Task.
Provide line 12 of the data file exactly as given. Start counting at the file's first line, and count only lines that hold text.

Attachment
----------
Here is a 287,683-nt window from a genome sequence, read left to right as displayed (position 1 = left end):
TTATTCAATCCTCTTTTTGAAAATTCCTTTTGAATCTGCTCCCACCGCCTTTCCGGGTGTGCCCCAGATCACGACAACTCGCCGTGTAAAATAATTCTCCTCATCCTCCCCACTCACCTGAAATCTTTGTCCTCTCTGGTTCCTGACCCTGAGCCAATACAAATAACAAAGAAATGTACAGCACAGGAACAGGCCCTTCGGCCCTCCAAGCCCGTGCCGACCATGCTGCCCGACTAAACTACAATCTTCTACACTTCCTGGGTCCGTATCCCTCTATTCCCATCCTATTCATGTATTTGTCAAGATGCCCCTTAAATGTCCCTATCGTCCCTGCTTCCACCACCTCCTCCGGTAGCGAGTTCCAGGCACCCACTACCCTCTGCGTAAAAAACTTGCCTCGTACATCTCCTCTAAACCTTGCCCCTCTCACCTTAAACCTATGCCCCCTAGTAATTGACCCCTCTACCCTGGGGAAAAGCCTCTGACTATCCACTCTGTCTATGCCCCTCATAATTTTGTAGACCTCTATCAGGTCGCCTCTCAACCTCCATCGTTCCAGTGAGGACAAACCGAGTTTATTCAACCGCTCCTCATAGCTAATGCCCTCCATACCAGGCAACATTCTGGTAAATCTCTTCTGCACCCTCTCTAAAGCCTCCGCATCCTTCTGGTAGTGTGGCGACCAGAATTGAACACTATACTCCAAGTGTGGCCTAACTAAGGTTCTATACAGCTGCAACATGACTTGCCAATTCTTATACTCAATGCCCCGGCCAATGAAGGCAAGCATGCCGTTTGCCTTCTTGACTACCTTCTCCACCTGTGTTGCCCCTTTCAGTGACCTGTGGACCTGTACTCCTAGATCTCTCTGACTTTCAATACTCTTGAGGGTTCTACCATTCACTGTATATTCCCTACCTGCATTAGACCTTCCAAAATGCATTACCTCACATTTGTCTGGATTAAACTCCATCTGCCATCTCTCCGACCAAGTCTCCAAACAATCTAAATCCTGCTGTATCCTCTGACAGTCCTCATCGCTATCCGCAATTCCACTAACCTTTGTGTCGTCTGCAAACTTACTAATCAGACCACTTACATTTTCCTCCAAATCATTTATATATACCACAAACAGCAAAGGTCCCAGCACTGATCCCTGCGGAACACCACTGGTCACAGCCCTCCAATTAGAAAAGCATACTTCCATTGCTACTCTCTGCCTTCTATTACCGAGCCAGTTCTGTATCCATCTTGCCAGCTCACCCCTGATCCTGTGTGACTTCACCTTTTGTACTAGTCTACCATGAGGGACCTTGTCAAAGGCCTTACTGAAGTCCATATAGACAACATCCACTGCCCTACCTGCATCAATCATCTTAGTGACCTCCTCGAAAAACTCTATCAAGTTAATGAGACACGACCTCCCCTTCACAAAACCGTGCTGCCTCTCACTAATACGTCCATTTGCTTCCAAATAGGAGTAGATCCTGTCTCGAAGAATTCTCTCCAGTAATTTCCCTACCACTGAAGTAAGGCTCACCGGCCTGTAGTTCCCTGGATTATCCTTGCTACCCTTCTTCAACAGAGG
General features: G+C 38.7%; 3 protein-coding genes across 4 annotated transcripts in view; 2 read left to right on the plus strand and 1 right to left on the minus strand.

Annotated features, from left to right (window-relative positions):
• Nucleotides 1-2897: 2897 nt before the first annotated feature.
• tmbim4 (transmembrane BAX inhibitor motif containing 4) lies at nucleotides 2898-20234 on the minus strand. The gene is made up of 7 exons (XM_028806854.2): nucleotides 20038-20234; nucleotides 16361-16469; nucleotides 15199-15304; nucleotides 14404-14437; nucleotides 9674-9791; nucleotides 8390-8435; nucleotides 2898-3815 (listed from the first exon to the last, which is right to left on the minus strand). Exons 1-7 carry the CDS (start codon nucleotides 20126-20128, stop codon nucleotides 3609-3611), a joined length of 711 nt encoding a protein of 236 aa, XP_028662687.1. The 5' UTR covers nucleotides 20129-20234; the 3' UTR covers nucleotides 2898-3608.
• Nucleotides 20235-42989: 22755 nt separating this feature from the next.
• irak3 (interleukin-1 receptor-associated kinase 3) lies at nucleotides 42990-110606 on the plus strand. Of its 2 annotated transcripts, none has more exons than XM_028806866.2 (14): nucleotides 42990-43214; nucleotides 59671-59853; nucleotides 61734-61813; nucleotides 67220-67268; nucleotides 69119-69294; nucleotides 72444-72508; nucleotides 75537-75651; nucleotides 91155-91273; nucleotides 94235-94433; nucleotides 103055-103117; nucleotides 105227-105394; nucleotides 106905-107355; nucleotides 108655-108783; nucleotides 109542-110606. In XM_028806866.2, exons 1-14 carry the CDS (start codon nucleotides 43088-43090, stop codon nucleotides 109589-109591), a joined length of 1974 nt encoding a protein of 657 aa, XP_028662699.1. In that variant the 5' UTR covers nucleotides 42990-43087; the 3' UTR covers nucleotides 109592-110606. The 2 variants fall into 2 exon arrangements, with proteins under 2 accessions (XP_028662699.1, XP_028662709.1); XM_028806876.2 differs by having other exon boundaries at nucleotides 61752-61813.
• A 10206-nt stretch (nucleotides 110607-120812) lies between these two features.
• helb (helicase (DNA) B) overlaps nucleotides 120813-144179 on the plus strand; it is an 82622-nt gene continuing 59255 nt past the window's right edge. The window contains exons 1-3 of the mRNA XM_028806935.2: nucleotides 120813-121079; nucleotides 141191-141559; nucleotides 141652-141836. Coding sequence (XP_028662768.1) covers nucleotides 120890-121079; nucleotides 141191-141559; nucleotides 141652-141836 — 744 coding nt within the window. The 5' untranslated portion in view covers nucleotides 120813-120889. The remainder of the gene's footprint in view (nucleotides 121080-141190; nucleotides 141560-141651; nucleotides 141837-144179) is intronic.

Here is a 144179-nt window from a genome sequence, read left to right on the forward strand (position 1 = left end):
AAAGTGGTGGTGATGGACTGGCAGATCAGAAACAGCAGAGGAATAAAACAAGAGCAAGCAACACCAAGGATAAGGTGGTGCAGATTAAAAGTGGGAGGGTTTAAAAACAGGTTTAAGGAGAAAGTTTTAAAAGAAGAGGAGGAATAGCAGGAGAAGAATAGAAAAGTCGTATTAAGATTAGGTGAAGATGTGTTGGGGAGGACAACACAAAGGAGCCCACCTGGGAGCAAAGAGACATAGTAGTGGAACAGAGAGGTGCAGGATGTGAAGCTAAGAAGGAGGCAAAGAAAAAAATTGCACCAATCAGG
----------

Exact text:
AAAGTGGTGGTGATGGACTGGCAGATCAGAAACAGCAGAGGAATAAAACAAGAGCAAGCAACACCAAGGATAAGGTGGTGCAGATTAAAAGTGGGAGGGTTTAAAAACAGGTTTAAGGAGAAAGTTTTAAAAGAAGAGGAGGAATAGCAGGAGAAGAATAGAAAAGTCGTATTAAGATTAGGTGAAGATGTGTTGGGGAGGACAACACAAAGGAGCCCACCTGGGAGCAAAGAGACATAGTAGTGGAACAGAGAGGTGCAGGATGTGAAGCTAAGAAGGAGGCAAAGAAAAAAATTGCACCAATCAGG